At the festival, where we had yoga classes from 4 am to 9.30 pm interspersed with spiritual discourses by great spiritual leaders like Mooji – most of which I attended to enhance my thoughts as a poet and literary fiction writer, I learned and practices various forms of meditation. Yet it was Sufi meditation that I’m all set to be practicing henceforth – even ordering a skirt to make my whirling more effective, this after recording a number of Sufi music albums from the shop outside the ashram.

My newfound love for all things Sufi, was substantially enhanced after I watched and joined Mert playing Holi with his team with as much happiness and love, as while in Sufi meditation class. Mert applied purple and pink colour on everyone in his vision when we played Holi and this included me too. He and his team love life in all its facets and teach you to love it too.  At both his classes, the other enthusiastic participant as myself was a 28 year ‘Hare Krishna’ follower from Columbia, who is a civil engineer with a master’s degree who quit a safe and successful corporate life for a life of spirituality at 25 years.  My roommates and I think, we might see this young Hari Krishna follower who we became rather fond of and referred to as Krishna or Radhe-Radhe, join Mert’s group or take up Sufism by the next festival. He was as inspired by Mert – as I learned from my conversations with him as by ‘Hare Krishna.’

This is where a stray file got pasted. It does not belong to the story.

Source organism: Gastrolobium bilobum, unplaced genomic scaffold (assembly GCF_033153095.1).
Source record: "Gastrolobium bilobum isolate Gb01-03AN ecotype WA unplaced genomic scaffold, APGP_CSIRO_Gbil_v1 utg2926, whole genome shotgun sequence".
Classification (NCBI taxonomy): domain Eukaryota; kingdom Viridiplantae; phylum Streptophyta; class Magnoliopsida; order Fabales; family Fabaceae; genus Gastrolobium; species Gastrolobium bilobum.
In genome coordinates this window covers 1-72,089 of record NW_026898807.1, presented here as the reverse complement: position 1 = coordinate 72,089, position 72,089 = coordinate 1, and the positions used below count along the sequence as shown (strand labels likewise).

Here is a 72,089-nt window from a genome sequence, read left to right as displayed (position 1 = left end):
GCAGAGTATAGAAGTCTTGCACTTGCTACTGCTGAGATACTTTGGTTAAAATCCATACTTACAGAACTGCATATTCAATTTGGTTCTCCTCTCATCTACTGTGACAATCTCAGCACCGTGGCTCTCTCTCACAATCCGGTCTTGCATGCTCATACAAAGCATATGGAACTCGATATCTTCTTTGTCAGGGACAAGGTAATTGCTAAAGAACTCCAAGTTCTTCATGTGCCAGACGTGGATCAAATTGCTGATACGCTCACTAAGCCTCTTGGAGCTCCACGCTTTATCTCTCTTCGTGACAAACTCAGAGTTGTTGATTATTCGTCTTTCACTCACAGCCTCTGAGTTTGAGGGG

Let me end by admitting to you humbly, that for all my spiritual bent of mind, my two roommates who did not attend any of Mert’s classes, have throughout the week been teasing me of being in love with Mert Guler and not only his teachings. Well, and so be it 😊 …he is the conveyor of new love, life and positive energy. If an ardent, male Hare Krishna follower with shaved head in the pictures, is so besotted by him, why not me!